Mind Control

One of the most frightening themes in science fiction and fantasy is that of mind control, that your mind could be manipulated to make you perform actions against your will. In SF this is usually done with some sort of gadget that is implanted in your body. In fantasy, mind control is performed by the controlling being such as a wizard, vampire or demon by mystical means. Apparently the SF version is already available. It is done by brain chips. In 1970, Jose Manuel Rodrigues Delgado, a professor of physiology at Yale University, pioneered an electronic device that can manipulate the mind by receiving signals from and transmitting them to neurons. At present brain chips are used to treat such conditions as epilepsy, Parkinson's disease, paralysis, blindness and disorders. Delgado, however, was performing experiments that were more dramatic than anything done today.

He implanted radio-controlled electrode arrays in various animals and even into humans. He showed that he could control subject's minds and bodies with a push of a button. For the most part his work has been forgotten, but he is alive and living in San Diego. Between 1952 and 1970, Delgado implanted electrodes in twenty-five human brains, most of whom with severe physical illness, like schizophrenics and epileptics pacients. He showed that stimulation of parts of the brain could cause a physical reaction. Patients were made to perform such actions as tightening a fist or shaking the head from side to side by applying small electric currents to certain areas of the brain. Delgado also induced such emotions as rage, lust, hilarity and fear. In one of his experiments, he caused a macaque bully in a cage with other monkeys to be pacified when a lever was pushed. One of the female monkeys learned this and would press the lever whenever the bully tried to molest her.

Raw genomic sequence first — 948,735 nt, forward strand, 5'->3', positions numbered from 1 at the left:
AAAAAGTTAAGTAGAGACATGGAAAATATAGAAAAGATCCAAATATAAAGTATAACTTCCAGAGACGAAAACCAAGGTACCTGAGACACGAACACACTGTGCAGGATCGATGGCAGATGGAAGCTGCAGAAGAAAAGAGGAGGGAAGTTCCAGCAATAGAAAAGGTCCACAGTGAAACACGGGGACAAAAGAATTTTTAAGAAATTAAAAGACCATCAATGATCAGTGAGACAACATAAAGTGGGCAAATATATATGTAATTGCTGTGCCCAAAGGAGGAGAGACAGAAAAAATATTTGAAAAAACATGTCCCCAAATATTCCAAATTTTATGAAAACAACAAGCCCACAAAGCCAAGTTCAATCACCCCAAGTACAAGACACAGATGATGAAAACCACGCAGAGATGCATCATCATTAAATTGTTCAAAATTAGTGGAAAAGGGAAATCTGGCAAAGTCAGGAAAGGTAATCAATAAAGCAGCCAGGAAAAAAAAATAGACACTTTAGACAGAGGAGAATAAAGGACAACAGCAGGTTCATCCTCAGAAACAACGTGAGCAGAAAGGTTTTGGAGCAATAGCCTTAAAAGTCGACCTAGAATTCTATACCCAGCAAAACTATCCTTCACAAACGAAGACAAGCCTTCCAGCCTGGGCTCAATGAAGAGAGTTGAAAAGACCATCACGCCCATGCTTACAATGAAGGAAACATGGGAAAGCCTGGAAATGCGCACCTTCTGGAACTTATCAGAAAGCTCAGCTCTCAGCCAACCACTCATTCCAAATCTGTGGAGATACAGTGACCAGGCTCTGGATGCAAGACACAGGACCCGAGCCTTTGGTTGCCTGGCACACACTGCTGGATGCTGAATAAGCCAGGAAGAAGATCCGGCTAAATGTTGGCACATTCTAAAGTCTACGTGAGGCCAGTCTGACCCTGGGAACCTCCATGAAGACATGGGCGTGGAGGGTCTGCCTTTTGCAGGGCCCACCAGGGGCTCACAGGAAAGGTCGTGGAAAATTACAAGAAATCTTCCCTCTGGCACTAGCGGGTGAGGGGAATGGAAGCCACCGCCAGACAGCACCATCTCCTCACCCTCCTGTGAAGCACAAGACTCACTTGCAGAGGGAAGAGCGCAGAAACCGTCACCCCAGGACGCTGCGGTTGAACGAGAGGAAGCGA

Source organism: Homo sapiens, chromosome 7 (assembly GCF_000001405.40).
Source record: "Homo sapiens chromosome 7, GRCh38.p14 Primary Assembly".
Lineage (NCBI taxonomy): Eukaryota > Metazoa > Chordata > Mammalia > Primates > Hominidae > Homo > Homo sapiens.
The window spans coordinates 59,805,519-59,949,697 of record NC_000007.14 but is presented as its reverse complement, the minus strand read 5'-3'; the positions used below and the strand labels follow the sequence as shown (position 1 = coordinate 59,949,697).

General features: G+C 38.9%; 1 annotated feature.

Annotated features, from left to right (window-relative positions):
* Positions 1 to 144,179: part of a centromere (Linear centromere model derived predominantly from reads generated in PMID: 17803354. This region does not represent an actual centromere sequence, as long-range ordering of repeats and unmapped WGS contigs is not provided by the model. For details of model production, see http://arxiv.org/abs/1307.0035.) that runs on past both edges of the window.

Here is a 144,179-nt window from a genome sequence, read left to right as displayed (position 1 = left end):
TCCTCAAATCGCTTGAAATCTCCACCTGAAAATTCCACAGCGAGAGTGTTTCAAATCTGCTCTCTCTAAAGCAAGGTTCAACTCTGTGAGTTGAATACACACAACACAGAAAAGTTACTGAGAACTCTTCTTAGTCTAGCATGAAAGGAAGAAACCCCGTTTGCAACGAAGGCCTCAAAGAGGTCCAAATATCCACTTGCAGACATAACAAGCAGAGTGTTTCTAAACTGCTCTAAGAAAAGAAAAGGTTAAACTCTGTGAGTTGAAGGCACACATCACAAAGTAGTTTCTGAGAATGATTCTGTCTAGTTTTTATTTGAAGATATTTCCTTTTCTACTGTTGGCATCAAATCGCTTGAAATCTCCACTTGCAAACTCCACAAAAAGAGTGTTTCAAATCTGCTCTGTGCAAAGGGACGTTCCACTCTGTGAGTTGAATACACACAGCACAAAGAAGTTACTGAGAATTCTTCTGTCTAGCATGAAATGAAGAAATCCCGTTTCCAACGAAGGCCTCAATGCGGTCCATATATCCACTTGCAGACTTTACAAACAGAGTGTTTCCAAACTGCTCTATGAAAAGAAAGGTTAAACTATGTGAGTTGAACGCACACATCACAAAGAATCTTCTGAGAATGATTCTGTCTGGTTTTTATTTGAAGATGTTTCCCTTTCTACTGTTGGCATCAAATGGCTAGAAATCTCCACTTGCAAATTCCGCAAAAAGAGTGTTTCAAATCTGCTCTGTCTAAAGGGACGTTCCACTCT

One troubling aspect of Delgado's experiments is that they were supported by the Office of Naval Research. Some conspiracy theorists believe that the CIA was involved. Delgado countered any claims of mind control by saying that brain simulation can increase or decrease aggressive behavior, but not direct it at a specific target. Currently many people suffering from certain brain malfunctions have chips implanted in their heads that stimulate certain areas of the brains by wireless communication to the chip. Whether this technology will be expanded to actually control human beings to act according to another person's will is yet to be seen. It is certainly a frightening thought. Most of the information for this post came from an article in the October, 2005 Scientific American entitled "The Forgotten Era of Brain Chips" by John Hogan.